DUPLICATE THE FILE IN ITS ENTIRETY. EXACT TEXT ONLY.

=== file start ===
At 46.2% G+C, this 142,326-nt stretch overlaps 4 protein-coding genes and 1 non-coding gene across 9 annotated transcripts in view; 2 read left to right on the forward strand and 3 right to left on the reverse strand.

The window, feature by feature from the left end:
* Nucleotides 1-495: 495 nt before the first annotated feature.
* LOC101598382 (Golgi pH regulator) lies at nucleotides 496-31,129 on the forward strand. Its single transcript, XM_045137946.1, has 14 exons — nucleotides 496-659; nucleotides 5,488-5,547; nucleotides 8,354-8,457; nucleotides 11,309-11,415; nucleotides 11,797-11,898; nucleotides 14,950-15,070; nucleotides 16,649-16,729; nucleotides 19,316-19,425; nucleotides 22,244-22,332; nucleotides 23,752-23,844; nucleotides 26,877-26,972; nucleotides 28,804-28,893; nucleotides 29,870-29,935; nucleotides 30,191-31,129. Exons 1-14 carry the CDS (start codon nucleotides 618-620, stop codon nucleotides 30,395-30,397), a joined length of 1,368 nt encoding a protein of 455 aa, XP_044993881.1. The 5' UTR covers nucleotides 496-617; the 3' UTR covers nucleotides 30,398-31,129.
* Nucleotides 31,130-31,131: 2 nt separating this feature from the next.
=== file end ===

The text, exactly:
At 46.2% G+C, this 142,326-nt stretch overlaps 4 protein-coding genes and 1 non-coding gene across 9 annotated transcripts in view; 2 read left to right on the forward strand and 3 right to left on the reverse strand.

The window, feature by feature from the left end:
* Nucleotides 1-495: 495 nt before the first annotated feature.
* LOC101598382 (Golgi pH regulator) lies at nucleotides 496-31,129 on the forward strand. Its single transcript, XM_045137946.1, has 14 exons — nucleotides 496-659; nucleotides 5,488-5,547; nucleotides 8,354-8,457; nucleotides 11,309-11,415; nucleotides 11,797-11,898; nucleotides 14,950-15,070; nucleotides 16,649-16,729; nucleotides 19,316-19,425; nucleotides 22,244-22,332; nucleotides 23,752-23,844; nucleotides 26,877-26,972; nucleotides 28,804-28,893; nucleotides 29,870-29,935; nucleotides 30,191-31,129. Exons 1-14 carry the CDS (start codon nucleotides 618-620, stop codon nucleotides 30,395-30,397), a joined length of 1,368 nt encoding a protein of 455 aa, XP_044993881.1. The 5' UTR covers nucleotides 496-617; the 3' UTR covers nucleotides 30,398-31,129.
* Nucleotides 31,130-31,131: 2 nt separating this feature from the next.